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Cherokee National Female Seminary
Notes from the Souvenir Catalog, 1906

"The Female Seminary"
"Health Department" ~ "Religious Department"
"The Male Seminary" ~ "High School Course 1906"

[**Note: Cultural information may vary from clan
to clan, location to location, family to family,
and from differing opinions and experiences.
Information provided is not 'etched in stone'.]

Notes from the Souvenir Catalog, 1906
"The Female Seminary"

This building is a magnificent structure. Being one of the finest in the southwest, and affords ample accommodations for one hundred and seventy five girls, all the members of the Faculty and the Steward's family. It is situated on a small hill at the northern edge of Tahlequah and affords a beautiful view of the town and the country for miles in every direction. On the first floor are the parlor, library, chapel, recitation rooms and kitchen. On the second floor are the music rooms and rooms for the teachers and students, the hospital, and the dormitory for the primaries. The building has the advantages of modern improvements. The classrooms are well ventilated, bright and pleasant. It is furnished with electric lights, heated by steam and supplied with water from one of the many excellent springs for which Tahlequah is famous. The school prior to the burning of the first building was located four miles south of Tahlequah, in the Park Hill neighborhood.

HOW SUPPORTED - The Seminary, as all of the schools of the Nation, is supported by money invested in United States registered stocks from the sale of lands to the United States government. The interest alone on this investment is drawn and used for educational purposes. The boarders are charged a mere nominal sum as an addition to the school fund. The United States Government renders no assistance in the support of the Seminaries. Insane Hospital and Common Schools of the Cherokee Nation, except paying the interest on invested funds.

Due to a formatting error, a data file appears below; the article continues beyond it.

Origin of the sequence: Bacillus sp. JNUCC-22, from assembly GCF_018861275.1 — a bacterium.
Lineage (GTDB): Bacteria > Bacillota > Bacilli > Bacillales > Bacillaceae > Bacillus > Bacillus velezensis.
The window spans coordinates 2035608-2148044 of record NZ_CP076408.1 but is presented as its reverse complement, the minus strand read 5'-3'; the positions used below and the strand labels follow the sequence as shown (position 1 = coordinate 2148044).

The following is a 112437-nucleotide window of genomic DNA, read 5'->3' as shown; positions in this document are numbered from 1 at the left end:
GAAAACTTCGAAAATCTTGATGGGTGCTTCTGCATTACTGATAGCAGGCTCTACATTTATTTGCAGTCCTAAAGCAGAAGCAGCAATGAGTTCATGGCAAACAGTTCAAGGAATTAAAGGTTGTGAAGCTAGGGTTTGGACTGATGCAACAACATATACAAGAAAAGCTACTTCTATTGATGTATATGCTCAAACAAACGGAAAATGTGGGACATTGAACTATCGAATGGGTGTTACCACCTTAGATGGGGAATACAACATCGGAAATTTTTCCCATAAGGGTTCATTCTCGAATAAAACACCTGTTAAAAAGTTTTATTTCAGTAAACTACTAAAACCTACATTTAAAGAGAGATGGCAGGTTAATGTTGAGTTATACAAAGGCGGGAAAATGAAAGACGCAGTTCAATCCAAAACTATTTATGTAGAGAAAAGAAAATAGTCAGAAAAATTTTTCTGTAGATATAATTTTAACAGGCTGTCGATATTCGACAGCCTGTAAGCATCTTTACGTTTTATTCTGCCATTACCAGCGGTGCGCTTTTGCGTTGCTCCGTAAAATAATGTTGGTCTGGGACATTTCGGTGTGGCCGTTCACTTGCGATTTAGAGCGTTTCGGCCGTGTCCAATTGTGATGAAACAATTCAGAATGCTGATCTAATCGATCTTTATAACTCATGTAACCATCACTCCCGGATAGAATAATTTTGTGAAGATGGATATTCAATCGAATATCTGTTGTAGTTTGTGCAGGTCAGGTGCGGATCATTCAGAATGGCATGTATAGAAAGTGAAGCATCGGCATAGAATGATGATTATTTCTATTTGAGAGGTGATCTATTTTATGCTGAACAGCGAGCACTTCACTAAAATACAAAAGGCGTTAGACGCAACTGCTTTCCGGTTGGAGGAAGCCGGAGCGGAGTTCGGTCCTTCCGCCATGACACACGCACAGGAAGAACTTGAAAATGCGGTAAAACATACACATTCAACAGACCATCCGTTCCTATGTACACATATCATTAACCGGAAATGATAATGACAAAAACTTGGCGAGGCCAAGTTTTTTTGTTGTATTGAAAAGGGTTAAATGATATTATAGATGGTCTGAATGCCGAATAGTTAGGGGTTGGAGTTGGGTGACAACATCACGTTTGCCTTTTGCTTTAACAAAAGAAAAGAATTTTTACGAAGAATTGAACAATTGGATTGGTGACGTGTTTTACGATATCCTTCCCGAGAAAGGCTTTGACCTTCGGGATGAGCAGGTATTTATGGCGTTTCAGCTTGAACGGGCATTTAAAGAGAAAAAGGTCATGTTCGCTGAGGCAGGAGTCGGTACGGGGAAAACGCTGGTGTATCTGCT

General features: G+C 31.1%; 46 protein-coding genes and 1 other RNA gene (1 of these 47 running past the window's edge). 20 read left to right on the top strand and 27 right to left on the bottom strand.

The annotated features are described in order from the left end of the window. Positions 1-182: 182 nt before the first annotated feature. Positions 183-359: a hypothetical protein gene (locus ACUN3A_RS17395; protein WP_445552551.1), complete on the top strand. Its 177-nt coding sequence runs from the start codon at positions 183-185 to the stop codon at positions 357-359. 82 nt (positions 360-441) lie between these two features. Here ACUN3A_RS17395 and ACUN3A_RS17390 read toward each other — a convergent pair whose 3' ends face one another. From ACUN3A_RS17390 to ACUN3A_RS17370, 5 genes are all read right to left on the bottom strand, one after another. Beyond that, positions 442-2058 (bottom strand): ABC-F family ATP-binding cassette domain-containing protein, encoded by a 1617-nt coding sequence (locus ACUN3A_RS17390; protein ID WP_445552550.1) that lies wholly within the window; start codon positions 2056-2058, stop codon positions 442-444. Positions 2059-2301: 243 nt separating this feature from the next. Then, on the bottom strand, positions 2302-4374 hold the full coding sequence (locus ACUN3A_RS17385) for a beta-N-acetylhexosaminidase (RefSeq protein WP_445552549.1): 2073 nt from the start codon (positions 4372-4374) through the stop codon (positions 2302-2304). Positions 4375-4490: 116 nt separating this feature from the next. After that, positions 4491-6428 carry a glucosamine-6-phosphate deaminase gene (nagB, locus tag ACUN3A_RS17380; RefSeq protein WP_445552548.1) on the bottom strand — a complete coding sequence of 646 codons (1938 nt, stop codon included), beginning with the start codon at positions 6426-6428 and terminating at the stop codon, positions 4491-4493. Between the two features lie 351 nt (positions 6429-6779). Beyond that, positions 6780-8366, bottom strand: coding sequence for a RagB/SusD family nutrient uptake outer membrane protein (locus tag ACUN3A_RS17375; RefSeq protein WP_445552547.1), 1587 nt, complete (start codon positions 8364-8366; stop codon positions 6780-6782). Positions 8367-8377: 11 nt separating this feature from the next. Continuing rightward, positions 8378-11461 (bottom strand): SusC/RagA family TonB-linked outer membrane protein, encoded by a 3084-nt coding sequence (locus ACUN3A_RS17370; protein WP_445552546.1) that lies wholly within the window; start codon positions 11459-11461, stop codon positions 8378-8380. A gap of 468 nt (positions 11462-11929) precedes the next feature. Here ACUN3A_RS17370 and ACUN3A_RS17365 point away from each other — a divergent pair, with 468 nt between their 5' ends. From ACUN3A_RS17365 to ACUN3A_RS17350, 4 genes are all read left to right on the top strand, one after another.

HOW CONTROLLED - The Seminary is under the control of the Supervisor of Schools and a National Board of Education consisting of three members, each elected for a term of three years. Among their duties as prescribed by the Secretary of the Interior under terms of the late treaty are to adopt and enforce rules for the examination of teachers, and for the admission of pupils to the Seminaries, and to prescribe and enforce courses of study in the Seminaries, Orphanage and Primary Schools.ADMISSION - boarders: The daughters of citizens of the Cherokee Nation are received into the school by paying the steward the required amount for board.

PRIMARIES - Each of the nine districts is allowed a certain number of pupils in the Primary Department. The pupils entering this department must be at least twelve years of age.

By eneactment of the National Council, all persons desirous of having their children admitted into the primary department of the Seminary shall make a sworn statement that there is no public school in the neghborhood in which they live, and that they are unable to pay the board of their children and on the presentation of such statements to the steward, such children shall be admitted; and no class of children, except boarders, primaries and day scholars shall be admitted.